Soviet Union, near the Chinese border, 1923. A stranger has just come in this little country village. He is a teacher, sent by the Communist Party to teach the ignorant masses. But the ... See full summary »
Dzhamiliya lives in a kirghizian village. She follows their parents' orders when she marries a man without loving him. Then World War II breaks out and her new husband has to leave the ... See full summary »
"What he becomes depends mostly on you. Kindness wins over." So says the grandmother to the boy Kurmash about the wolf cub he's saved from death at the hands of his uncle.
Will Kurmash's kindness compensate for the cruelty of his uncle?
And is the uncle really cruel, or just trying to toughen up his orphaned nephew for a hard life ahead?
This film has a "Call of the Wild" flavor to it. The opening shot has the words "These events took place on a Kazakh steppe on the eve of the Great October Revolution."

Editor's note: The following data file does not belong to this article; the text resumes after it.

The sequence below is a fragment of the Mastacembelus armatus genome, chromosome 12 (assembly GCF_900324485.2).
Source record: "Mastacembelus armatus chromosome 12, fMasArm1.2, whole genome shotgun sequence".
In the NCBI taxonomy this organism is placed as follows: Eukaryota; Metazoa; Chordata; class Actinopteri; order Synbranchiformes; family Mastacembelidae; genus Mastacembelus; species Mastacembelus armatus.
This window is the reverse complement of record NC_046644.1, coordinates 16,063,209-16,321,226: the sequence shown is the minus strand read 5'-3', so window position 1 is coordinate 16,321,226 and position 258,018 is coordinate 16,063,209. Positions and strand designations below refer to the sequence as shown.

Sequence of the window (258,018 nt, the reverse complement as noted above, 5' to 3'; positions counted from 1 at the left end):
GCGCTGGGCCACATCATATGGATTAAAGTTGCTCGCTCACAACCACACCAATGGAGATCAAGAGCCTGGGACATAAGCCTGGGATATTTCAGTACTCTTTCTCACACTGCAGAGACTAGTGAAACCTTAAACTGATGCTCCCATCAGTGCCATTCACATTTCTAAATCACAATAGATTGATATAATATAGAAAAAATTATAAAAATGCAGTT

The boy bonds with his adopted wolf, Kokserek; the uncle remains dubious, although he acknowledges that Kokserek could be "a watchdog for us and a wolf for others."
A missing flock of sheep, the honest "criminal" Khasen ("Why did they they put you in prison," he is asked - "We demanded bread for our work,") who is quick with proverbs ("Empty belly - sharp eyes," "Luck is the crutch that idiots depend on," "A good man will always find a way to be generous,") Kurmash, his grandmother, and uncle - the paths of all of these intersect - along with those of Kokserek and his lupine brethren. The outcome is far from certain. Khasen's parting words echo across the steppe - "You cannot fight evil with evil."
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